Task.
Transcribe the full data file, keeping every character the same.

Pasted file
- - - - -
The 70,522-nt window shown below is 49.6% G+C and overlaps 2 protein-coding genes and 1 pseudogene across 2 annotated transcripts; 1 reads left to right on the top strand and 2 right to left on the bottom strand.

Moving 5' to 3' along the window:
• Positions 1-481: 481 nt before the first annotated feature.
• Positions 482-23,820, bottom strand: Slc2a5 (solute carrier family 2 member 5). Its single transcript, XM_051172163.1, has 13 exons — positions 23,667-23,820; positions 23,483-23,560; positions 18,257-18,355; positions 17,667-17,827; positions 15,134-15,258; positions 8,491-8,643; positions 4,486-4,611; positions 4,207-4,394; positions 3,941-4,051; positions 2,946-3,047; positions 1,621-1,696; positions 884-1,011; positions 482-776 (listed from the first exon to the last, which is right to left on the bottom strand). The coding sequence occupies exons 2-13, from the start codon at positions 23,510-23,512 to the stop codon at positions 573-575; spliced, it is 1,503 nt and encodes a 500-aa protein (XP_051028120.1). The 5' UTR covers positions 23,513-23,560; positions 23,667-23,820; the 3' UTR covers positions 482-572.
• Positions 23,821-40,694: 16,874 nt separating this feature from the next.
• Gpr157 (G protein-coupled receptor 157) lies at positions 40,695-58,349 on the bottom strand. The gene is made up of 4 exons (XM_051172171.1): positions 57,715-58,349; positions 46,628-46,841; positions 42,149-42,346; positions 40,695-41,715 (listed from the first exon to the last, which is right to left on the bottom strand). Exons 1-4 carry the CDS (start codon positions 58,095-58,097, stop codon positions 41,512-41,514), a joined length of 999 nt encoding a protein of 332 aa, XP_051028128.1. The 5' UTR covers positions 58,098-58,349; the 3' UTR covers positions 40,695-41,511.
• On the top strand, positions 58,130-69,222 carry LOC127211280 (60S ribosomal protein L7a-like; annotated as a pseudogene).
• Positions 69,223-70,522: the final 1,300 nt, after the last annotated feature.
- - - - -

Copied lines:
The 70,522-nt window shown below is 49.6% G+C and overlaps 2 protein-coding genes and 1 pseudogene across 2 annotated transcripts; 1 reads left to right on the top strand and 2 right to left on the bottom strand.

Moving 5' to 3' along the window:
• Positions 1-481: 481 nt before the first annotated feature.
• Positions 482-23,820, bottom strand: Slc2a5 (solute carrier family 2 member 5). Its single transcript, XM_051172163.1, has 13 exons — positions 23,667-23,820; positions 23,483-23,560; positions 18,257-18,355; positions 17,667-17,827; positions 15,134-15,258; positions 8,491-8,643; positions 4,486-4,611; positions 4,207-4,394; positions 3,941-4,051; positions 2,946-3,047; positions 1,621-1,696; positions 884-1,011; positions 482-776 (listed from the first exon to the last, which is right to left on the bottom strand). The coding sequence occupies exons 2-13, from the start codon at positions 23,510-23,512 to the stop codon at positions 573-575; spliced, it is 1,503 nt and encodes a 500-aa protein (XP_051028120.1). The 5' UTR covers positions 23,513-23,560; positions 23,667-23,820; the 3' UTR covers positions 482-572.
• Positions 23,821-40,694: 16,874 nt separating this feature from the next.
• Gpr157 (G protein-coupled receptor 157) lies at positions 40,695-58,349 on the bottom strand. The gene is made up of 4 exons (XM_051172171.1): positions 57,715-58,349; positions 46,628-46,841; positions 42,149-42,346; positions 40,695-41,715 (listed from the first exon to the last, which is right to left on the bottom strand). Exons 1-4 carry the CDS (start codon positions 58,095-58,097, stop codon positions 41,512-41,514), a joined length of 999 nt encoding a protein of 332 aa, XP_051028128.1. The 5' UTR covers positions 58,098-58,349; the 3' UTR covers positions 40,695-41,511.
• On the top strand, positions 58,130-69,222 carry LOC127211280 (60S ribosomal protein L7a-like; annotated as a pseudogene).
• Positions 69,223-70,522: the final 1,300 nt, after the last annotated feature.